Echaskech: Origin (Just Music)
Echaskech’s sound is lush and large, with a strident pace and full electronic arrangements that would make Apparat proud. Origin works well as a musical narrative in sequence, with crests and valleys in dynamics to match its moody disposition. “Scanners,” “Ash Fallen,” and “Metic” are each big, full of drama, swelling with grace and smoldering with a deep glow. “Paper Scissors,” by contrast, has an almost elegiac quality to it, with warbly melodic leads that recall the light haze of Boards of Canada amidst the crisper rhythm tracks that are more distinctly their own in sound. Some of the tracks have an epic feeling that recalls heavier handed acts like the Glitch Mob, but Echaskech’s sonic palette feels more delicate and harks back more to 2000-era beatmaking for me. That combination of intricate rhythmic detail and emotive, evocative melodic arrangements feels simultaneously like a throwback to IDM’s post-Tri Repeatae golden age and like a nod toward to emotive genre-mashing that artists like Apparat, Telefon Tel Aviv, and Trentemøller are exploring.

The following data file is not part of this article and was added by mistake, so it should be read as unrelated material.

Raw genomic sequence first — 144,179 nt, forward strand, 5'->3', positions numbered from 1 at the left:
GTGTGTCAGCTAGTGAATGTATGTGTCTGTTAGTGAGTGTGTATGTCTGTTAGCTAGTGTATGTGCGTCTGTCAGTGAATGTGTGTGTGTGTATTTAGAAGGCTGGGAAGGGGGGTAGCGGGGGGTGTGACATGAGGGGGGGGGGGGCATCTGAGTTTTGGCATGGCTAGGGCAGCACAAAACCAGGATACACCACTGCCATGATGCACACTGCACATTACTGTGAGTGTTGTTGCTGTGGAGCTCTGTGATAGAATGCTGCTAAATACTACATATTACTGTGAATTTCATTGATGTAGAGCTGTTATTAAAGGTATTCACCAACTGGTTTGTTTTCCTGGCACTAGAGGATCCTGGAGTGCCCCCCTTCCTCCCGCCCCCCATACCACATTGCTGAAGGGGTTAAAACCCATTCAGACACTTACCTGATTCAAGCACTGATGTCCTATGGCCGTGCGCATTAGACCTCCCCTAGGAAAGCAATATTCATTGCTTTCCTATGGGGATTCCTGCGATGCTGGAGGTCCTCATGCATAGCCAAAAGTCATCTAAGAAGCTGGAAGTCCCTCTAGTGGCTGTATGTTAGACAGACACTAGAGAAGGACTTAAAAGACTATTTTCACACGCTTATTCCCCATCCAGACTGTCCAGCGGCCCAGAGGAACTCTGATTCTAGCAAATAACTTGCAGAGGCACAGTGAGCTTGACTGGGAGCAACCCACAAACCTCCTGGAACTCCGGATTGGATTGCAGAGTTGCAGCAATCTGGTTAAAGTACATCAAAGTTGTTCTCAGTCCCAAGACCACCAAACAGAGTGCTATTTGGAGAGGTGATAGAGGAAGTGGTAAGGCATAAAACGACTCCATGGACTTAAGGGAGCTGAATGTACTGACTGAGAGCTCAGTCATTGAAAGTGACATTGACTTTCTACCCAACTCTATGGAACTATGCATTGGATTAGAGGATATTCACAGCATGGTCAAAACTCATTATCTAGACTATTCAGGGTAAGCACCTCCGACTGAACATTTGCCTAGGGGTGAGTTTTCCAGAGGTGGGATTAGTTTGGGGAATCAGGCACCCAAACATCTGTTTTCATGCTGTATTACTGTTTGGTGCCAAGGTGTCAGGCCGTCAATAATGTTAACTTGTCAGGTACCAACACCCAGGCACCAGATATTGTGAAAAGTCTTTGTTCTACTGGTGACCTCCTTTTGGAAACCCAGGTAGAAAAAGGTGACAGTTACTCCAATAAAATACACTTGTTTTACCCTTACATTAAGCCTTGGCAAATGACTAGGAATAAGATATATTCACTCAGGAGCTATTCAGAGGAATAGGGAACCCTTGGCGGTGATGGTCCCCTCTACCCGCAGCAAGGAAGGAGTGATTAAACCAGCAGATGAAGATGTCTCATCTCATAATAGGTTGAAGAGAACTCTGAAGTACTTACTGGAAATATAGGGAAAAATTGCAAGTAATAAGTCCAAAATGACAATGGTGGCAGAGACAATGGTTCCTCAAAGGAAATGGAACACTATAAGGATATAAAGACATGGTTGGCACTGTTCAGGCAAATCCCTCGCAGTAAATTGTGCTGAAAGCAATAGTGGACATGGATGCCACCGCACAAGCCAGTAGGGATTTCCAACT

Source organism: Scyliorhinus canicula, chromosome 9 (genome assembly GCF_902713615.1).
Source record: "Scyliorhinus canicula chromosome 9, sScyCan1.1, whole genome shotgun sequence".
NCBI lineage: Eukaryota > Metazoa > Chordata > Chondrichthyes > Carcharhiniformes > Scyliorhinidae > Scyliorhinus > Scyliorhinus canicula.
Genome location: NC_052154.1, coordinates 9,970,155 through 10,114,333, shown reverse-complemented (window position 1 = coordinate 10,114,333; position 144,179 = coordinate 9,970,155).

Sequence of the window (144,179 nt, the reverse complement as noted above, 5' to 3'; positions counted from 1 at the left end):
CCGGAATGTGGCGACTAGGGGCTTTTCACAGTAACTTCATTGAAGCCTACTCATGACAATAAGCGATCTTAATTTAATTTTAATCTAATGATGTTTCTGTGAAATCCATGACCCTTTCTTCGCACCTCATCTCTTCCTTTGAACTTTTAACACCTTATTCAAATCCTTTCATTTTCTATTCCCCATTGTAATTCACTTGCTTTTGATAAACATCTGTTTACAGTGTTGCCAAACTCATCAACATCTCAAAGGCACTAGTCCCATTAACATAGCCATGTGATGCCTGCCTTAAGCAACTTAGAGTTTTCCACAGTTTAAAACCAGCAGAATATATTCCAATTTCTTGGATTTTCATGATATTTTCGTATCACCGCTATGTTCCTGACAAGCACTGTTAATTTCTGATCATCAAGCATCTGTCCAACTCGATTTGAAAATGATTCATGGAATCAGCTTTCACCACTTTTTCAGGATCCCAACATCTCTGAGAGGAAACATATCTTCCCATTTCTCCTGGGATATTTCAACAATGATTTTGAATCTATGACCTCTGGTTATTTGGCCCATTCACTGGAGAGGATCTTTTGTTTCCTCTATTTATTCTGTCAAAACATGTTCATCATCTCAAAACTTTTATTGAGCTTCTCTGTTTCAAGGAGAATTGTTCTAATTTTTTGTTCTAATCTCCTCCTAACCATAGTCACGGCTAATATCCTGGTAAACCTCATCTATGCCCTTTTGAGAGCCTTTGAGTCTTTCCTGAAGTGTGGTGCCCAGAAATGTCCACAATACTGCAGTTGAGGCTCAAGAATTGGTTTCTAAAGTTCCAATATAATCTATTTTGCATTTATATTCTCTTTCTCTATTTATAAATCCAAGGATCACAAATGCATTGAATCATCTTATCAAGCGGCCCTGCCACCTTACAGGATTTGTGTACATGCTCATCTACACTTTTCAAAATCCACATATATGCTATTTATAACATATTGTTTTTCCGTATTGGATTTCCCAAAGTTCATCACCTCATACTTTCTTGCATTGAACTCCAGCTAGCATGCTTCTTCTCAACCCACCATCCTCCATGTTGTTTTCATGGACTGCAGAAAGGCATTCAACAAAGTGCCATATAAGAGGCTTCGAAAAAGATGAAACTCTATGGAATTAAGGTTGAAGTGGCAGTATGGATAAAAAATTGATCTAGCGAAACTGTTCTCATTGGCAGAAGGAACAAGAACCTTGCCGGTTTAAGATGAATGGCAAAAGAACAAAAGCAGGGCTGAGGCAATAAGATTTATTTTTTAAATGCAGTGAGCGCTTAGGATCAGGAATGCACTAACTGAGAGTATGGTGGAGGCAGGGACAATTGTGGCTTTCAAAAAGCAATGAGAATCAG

There are tinges of that flirtation with post-rock that an act like Tycho has also recently more fully embraced; “Anomie” closes out Origin with a more human touch of guitar over its aspirational arrangement. In writing, I find it hard to describe Origin without dropping names and other references, but rest assured that for me the result is far better and greater than the sum of its parts. From start to finish, it’s excellent. Instead of merely looking back at the grooves of the past, Origin seems to draw inspiration from there just as much as from the present, with an eye on the future.